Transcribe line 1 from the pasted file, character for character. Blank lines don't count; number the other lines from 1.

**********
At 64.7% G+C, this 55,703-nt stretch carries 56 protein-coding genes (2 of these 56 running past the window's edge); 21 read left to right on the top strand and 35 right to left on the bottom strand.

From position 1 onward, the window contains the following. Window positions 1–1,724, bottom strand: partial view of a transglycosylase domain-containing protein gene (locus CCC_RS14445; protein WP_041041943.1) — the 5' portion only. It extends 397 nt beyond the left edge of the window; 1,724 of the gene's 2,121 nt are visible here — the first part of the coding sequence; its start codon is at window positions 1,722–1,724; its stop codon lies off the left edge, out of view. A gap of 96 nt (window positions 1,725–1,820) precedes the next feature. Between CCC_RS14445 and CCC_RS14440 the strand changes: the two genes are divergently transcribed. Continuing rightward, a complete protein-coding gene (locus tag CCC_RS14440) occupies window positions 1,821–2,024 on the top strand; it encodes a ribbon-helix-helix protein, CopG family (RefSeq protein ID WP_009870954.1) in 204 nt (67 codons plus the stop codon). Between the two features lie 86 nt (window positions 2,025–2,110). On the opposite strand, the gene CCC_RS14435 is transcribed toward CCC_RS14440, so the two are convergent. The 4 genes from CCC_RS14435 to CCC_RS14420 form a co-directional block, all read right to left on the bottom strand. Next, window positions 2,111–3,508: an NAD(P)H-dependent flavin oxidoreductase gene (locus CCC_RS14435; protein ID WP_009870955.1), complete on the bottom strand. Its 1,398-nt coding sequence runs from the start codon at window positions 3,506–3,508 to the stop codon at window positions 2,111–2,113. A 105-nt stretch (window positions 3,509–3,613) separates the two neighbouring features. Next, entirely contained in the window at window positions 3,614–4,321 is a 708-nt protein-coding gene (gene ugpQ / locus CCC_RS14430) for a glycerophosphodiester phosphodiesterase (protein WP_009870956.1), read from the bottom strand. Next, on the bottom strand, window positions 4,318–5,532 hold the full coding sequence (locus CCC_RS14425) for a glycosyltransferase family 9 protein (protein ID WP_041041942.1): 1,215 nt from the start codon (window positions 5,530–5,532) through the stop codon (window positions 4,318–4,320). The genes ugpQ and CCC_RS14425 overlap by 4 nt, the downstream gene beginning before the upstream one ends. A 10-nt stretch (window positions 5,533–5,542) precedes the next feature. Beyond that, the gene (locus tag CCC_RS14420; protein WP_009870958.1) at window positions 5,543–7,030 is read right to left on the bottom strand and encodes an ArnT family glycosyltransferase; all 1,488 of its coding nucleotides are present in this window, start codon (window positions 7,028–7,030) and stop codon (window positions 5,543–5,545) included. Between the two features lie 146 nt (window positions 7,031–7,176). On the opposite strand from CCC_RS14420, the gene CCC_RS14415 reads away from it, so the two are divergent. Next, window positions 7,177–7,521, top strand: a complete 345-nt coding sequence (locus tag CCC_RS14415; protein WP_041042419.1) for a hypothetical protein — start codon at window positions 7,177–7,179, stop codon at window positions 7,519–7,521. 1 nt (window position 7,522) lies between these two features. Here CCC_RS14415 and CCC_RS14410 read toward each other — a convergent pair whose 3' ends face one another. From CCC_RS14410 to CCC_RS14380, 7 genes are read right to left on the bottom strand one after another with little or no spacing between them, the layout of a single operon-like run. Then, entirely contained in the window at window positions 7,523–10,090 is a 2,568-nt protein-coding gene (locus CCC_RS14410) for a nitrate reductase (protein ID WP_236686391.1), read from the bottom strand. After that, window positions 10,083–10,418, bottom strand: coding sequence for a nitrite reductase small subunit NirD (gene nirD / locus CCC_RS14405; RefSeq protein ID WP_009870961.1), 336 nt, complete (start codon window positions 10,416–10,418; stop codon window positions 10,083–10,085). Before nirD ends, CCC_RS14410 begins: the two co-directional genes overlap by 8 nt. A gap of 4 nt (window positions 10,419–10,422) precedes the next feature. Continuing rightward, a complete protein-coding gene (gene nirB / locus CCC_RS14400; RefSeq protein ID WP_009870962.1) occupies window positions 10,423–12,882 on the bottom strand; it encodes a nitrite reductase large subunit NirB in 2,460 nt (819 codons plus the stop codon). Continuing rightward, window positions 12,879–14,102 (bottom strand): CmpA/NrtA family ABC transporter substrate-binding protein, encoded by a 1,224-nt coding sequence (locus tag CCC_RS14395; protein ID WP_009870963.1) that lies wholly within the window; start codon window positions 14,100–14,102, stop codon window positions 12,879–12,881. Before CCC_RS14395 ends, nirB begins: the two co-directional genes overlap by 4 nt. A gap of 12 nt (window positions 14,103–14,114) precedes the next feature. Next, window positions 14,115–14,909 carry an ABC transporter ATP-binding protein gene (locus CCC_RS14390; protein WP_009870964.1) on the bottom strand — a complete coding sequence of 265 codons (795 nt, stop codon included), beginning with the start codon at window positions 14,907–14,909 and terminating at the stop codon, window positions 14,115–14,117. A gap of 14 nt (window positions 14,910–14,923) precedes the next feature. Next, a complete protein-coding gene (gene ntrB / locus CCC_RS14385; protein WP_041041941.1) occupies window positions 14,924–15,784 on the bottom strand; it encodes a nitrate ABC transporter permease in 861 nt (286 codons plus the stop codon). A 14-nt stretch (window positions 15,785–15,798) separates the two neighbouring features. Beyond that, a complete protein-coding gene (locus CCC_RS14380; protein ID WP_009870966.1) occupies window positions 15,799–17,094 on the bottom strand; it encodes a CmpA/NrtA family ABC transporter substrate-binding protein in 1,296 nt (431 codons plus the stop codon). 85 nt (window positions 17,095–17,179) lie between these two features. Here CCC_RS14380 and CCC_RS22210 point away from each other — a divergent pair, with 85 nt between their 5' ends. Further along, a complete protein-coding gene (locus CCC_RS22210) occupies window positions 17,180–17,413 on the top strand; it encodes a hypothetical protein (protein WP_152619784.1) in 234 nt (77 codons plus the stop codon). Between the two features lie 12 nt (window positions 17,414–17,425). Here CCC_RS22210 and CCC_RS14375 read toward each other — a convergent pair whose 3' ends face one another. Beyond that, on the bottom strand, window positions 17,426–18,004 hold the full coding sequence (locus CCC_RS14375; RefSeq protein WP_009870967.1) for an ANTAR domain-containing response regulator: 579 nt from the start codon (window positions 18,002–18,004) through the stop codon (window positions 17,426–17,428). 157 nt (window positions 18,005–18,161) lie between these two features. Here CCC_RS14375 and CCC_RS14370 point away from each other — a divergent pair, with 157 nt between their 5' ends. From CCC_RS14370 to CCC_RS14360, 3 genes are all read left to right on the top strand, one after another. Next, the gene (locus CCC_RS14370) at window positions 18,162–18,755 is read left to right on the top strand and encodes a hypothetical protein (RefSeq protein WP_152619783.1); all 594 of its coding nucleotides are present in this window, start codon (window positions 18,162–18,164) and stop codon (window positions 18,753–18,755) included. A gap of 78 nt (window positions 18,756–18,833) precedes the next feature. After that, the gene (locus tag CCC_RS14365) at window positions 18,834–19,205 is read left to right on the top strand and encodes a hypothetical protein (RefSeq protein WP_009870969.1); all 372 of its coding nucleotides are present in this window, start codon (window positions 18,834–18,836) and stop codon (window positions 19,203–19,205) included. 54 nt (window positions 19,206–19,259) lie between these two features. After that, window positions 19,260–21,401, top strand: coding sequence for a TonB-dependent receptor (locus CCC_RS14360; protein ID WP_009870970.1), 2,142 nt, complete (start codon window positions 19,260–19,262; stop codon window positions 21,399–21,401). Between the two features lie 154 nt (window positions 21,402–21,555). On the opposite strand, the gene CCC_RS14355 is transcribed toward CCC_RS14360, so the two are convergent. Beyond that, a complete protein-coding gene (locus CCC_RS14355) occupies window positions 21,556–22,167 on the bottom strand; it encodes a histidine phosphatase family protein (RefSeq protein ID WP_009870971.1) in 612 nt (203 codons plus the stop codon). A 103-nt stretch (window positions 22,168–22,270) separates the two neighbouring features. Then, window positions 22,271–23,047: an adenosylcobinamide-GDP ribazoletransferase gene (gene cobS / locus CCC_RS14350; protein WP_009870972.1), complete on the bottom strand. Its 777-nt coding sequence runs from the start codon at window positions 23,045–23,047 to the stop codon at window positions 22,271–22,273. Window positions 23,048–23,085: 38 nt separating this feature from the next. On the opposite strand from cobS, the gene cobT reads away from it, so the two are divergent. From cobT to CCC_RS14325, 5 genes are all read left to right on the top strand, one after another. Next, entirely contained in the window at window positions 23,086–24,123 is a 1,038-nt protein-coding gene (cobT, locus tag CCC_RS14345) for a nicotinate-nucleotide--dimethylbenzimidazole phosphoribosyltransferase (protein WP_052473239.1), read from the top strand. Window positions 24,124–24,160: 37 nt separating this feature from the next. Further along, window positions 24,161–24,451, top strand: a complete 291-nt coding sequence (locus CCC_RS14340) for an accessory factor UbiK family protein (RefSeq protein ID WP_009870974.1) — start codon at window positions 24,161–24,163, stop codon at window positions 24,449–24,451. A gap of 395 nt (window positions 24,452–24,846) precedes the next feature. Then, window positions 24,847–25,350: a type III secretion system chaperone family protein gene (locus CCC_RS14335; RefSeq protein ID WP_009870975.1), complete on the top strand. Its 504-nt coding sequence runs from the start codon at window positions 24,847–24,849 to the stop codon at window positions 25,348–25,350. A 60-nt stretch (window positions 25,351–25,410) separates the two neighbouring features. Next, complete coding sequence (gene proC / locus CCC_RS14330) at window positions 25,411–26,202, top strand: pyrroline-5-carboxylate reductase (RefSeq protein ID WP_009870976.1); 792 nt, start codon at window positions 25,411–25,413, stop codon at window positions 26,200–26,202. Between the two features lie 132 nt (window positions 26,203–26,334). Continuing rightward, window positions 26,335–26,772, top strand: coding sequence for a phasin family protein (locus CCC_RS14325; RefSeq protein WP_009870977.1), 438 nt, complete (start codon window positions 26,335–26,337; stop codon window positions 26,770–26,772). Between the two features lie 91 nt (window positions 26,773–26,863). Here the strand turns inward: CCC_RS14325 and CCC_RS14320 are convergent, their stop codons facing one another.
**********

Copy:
At 64.7% G+C, this 55,703-nt stretch carries 56 protein-coding genes (2 of these 56 running past the window's edge); 21 read left to right on the top strand and 35 right to left on the bottom strand.